Finally, assuming we can't perfectly tell what the externalities cost individual people, directly giving them a return equal to average damages is efficient. It drives people who suffer the externality disproportionately away, and it attracts people who can bear the externality at minimum cost.
On the opposite side of the spectrum of journalism was the NY Times article from earlier today, about the Arizona aquifers. Great photography and research. Awesome Web presentation, too. Cheap journalism with big pretenses is a scourge on our society.
Multinationals are almost all in favour of open borders.
They want a) cheap labour and some, good companies need b) high end talent. The later is more rare though.
Every big company I know is 'pro migration' I can't think of a single one that's against it.
Google is more in favour of getting 'highly skilled' people, while most others are in favour of 'bodies' for cheap labour. Companies that are allowed to think long term, like large banks, want migration because 'adding bodies' is the only way most Western economies actually grow. So in Canada, CIBC, BMO, RBC (i.e. big banks) make their $ from mortgages and small business lending - there's no real way for them to grow other than 'more mortgages'. So they push for more bodies as part of national strategy.
Because most political entities, most big business, and a lot of social activists are globalist in nature, it creates a friction with other groups.
This friction is actually a big deal and is reshaping the political landscape in the entire Western world.
It's getting to be less about left/right than it is those with a globalist view and those with a more localist view. 'Nationalists' tend to fall in the later camp.
Given that wages in India and other places are clearly artificially depressed, or people wouldn't want to come to the US, I don't think it's obvious that the multinationals do want open borders. I think it's in the interest of workers though.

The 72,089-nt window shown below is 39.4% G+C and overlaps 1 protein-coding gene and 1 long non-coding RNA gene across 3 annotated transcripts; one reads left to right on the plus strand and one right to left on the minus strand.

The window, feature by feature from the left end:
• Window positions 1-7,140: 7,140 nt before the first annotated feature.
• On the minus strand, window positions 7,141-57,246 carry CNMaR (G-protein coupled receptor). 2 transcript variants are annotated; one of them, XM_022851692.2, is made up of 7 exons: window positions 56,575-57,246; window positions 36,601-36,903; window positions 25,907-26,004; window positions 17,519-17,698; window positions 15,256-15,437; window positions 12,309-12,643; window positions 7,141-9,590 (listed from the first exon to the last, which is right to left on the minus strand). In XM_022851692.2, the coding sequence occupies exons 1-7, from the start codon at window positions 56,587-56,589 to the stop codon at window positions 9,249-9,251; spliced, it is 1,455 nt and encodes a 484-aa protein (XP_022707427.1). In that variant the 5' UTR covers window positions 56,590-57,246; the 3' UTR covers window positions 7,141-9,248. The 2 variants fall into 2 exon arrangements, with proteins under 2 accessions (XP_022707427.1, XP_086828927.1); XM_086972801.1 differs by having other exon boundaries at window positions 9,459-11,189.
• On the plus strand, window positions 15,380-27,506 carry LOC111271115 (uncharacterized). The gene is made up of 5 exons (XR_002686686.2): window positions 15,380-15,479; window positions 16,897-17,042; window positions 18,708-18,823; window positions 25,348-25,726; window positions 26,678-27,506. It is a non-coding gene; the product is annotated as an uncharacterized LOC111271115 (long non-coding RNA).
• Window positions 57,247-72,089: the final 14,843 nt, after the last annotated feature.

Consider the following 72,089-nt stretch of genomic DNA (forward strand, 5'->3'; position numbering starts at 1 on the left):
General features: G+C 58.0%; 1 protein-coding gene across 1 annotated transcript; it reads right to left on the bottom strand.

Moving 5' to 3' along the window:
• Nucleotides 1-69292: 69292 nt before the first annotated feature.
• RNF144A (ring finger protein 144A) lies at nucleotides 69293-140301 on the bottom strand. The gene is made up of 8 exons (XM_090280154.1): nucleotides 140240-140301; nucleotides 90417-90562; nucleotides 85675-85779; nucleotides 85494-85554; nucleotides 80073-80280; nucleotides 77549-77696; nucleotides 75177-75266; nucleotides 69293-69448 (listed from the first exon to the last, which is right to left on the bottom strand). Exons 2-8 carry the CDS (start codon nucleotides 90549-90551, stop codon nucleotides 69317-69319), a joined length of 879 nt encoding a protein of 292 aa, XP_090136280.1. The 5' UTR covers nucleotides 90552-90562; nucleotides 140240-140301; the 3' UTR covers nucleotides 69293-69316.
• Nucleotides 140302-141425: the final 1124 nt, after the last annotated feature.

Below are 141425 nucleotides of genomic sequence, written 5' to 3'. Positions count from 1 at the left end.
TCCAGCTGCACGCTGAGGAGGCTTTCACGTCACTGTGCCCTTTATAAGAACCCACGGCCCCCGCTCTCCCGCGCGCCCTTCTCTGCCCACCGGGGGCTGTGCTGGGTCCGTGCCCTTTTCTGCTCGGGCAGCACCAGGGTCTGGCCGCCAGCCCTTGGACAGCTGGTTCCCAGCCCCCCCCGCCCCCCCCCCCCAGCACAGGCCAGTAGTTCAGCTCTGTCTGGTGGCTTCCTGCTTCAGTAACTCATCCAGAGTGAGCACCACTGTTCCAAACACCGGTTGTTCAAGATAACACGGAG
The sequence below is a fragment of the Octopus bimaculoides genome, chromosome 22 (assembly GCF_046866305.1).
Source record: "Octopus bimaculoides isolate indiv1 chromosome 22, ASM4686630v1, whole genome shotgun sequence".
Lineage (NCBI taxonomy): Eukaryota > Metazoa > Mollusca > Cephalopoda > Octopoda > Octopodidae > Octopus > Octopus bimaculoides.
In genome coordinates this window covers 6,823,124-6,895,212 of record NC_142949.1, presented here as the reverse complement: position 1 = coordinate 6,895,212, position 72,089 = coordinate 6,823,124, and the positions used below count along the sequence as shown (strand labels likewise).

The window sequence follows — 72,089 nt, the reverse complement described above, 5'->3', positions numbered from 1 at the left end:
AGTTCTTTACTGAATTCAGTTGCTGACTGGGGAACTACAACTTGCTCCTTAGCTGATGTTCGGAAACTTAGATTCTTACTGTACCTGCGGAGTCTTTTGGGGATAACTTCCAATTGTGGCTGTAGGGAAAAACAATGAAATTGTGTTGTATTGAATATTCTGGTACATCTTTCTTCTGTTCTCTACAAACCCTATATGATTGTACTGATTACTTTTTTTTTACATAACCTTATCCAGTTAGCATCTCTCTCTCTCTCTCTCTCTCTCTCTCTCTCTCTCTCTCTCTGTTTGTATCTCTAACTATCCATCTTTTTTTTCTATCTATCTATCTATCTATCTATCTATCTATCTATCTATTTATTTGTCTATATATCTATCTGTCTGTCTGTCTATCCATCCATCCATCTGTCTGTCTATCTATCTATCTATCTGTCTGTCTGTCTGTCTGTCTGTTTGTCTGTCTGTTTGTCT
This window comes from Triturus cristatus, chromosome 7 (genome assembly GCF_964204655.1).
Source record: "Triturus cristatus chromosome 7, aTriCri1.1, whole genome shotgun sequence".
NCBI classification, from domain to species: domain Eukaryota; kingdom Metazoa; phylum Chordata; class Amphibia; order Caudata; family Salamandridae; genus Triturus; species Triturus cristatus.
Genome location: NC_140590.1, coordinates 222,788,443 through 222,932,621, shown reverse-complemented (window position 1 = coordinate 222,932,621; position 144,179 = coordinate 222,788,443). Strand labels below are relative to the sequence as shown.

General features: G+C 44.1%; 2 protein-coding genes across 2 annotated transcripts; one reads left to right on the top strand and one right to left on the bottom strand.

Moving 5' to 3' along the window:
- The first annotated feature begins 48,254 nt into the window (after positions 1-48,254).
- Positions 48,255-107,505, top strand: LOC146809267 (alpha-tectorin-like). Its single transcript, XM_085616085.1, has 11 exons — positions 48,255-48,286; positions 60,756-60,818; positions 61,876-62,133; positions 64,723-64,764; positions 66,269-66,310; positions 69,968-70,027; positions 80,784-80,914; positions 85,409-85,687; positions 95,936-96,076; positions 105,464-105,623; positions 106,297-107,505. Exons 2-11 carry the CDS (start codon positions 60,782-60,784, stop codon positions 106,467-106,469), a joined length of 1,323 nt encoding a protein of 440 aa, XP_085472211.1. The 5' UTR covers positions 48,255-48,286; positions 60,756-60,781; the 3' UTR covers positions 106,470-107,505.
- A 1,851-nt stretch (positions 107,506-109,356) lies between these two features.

Average wages for immigrants is lower than the non-immigrant average in almost all societies.
Because we are in high-tech, we think about 'Google' bringing in great talent, which is good ...
But for most, it's not remotely that.
In Canada, in the Oil Sands, they push for migration and the term they use is 'high labour input cost'. Literally high wages.
So yes, in the long term migration can be good depending on a nations actual need and ability to make use of people, but it's about wages and Supply and Demand there.
It's a similar story everywhere. I don't think anyone, even hardcore nationalists are pushing to get rid of bringing in talented people, the numbers are small. And the issue with H1B for example is not so much the nature of it, but that it was kind of being abused by Infosys etc. in the eyes of some.
"Given that wages in India and other places are clearly artificially depressed, or people wouldn't want to come to the US"
No, this is not any kind of 'artificial depression'. India has a fundamentally different economy than the US. Those differences are not artificial.
I would also add that it's wrong to assume that just because an immigrant was hired for a highly skilled job that automatically means there is a native somewhere with an equivalent skillset and able to do the job as well. It boggles the mind how some people assume that somehow every single top expert in the field happens to live in the same city/state/country where a job opening is published.
The labor market is not national or local for a multinational company. Hence, as I wrote, if people are being underpaid in some countries, it is in a multinational's interest to keep them in those countries to exploit, and not let them immigrate to where they could make more money.